GHayesby Gila Hayes

As you can no doubt tell by the lead interview in this edition of our online Network journal, I thoroughly enjoyed reconnecting with an instructor who played a role in my development as an instructor many years ago. Guy Rossi and I covered a lot of topics in writing the interview exploring justifications and force options against physical attacks. Alas, in trimming it down into a cohesive educational interview, some of Guy’s comments ended up on the cutting room floor.

One is important enough to mention in this column. You’ll remember Guy’s instruction about the importance of distance in selecting the correct defensive tactic to effectively fend off the threat. Emphasizing that the gun is not always the right defense choice, he exclaimed with some exasperation, “We are so driven by the tool!”

He’s right, of course! Certainly, having the right equipment can make a world of difference, but there is so much more to survival than just having a gun.

Managing proximity to the threat, behaving unpredictably to turn the surprise back on the assailant, using some of the tools taught by Dr. David Hopkins in First Defense, the book we reviewed this month, communicating clearly and patiently with budding threats as Guy Rossi discussed, are just a few of the non-gun solutions that are so essential to staying safe and staying out of court whenever possible.

The time demands for training and practice require attention to these competing needs, so that we dedicate enough time to the varied aspects of self defense to assure proficiency in both the mental aspect of self defense, as well as the physical skills. Firearms skills are perishable and there is no argument that nothing is as effective as a gun in skilled hands under a limited number of circumstances. I thought that knife defense expert Michael Janich hit the balance the best I’d seen in a long time in a newsletter he sent out just before Christmas.

Michael Janich, co-host of The Best Defense television program and owner, innovator and trainer behind Martial Blade Concepts, is an educational resource about whom more armed citizens need to become aware. Network members may remember Janich as the subject matter expert on the educational knife defense interview we published in the March 2013 edition of this online journal (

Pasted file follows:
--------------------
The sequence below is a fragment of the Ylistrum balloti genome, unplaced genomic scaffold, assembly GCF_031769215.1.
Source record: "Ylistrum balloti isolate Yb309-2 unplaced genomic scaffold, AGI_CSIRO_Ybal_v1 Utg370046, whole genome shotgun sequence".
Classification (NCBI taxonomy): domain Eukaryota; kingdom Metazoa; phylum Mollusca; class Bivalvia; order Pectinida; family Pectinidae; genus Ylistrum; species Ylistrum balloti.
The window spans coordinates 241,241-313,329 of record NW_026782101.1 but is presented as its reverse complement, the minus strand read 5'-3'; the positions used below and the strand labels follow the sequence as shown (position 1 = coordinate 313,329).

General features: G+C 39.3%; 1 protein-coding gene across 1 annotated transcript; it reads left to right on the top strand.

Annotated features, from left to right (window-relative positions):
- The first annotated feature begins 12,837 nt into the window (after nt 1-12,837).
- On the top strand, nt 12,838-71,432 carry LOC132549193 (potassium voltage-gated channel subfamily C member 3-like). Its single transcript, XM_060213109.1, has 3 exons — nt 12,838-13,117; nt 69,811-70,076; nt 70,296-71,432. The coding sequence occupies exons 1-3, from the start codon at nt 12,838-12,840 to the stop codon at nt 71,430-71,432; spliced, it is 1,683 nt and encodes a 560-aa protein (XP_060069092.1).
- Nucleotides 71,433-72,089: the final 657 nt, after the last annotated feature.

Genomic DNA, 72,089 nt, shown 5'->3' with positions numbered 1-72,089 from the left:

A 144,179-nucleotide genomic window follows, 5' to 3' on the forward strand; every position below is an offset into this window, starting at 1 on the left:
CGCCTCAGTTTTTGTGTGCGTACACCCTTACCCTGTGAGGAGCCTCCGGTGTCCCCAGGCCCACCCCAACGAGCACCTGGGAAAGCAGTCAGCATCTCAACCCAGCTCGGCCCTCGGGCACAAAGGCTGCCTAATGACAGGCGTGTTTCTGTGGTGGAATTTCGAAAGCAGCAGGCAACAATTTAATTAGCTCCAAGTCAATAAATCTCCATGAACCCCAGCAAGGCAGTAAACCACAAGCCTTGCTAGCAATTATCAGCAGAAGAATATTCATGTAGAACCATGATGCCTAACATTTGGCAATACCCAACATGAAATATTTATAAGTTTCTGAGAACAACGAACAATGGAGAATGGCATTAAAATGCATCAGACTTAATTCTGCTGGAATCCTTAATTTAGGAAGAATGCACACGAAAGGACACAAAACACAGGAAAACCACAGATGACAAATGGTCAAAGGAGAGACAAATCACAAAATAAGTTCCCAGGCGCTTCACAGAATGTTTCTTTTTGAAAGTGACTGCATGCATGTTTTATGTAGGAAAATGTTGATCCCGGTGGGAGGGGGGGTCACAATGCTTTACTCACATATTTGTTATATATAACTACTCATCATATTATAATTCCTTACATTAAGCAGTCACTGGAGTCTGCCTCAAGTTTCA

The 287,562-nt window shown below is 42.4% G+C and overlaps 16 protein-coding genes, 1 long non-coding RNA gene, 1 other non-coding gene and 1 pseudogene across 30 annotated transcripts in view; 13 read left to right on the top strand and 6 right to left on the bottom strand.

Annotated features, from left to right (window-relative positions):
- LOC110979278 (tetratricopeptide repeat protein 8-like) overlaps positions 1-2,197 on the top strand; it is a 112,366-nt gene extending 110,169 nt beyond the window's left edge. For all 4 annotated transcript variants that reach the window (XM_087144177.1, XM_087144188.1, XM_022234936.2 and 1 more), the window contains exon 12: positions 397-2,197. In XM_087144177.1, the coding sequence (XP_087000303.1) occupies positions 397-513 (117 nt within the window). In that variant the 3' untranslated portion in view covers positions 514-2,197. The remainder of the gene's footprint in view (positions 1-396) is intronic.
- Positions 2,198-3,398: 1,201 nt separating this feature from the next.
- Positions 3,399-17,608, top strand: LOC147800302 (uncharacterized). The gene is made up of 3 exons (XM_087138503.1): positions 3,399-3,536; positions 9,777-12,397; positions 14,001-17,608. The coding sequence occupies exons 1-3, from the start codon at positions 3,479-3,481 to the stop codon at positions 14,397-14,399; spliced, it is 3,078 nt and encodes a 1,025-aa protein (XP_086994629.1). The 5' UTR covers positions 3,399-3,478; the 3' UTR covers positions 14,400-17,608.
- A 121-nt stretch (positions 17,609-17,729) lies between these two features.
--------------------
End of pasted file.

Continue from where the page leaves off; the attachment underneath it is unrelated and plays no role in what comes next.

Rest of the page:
With quite a number of Network members carrying knives as back ups to their pistols or as their primary defense in places where they are not allowed to carry firearms, Janich’s instruction about improvised weapons and about knife defense is extremely valuable, and we recommend members avail themselves of his many educational DVDs and books all available at As a past buyer, I was fortunate enough to land on Janich’s newsletter email list, and right before the holidays, received a very informative newsletter entitled The Plan, that amongst a half dozen informative articles included 10 Things You Can Do to Survive an Active Shooter Incident.

  • Headlining that instruction was –
  • Accept that it can happen to you
  • Understand the problem
  • Develop a response plan
  • Actively increase your awareness
  • Identify specific threats and take them seriously
  • Become a shooter
  • Go armed
  • Develop unarmed and improvised-weapon skills
  • Actively study the details of active shooter and terrorist incidents and keep track of the trends
  • Talk about your readiness preparations with loved ones.

With the growing focus on terrorism–both domestic and imported–it is all too easy to let the terrorists accomplish their goal of destroying our freedoms and the tremendous and varied opportunities we enjoy as citizens of the United States of America. Take advantage of Janich’s instruction to make it your own personal mission to stay safe and unharmed by terrorists and active shooters.

Click here to return to January 2016 Journal to read more.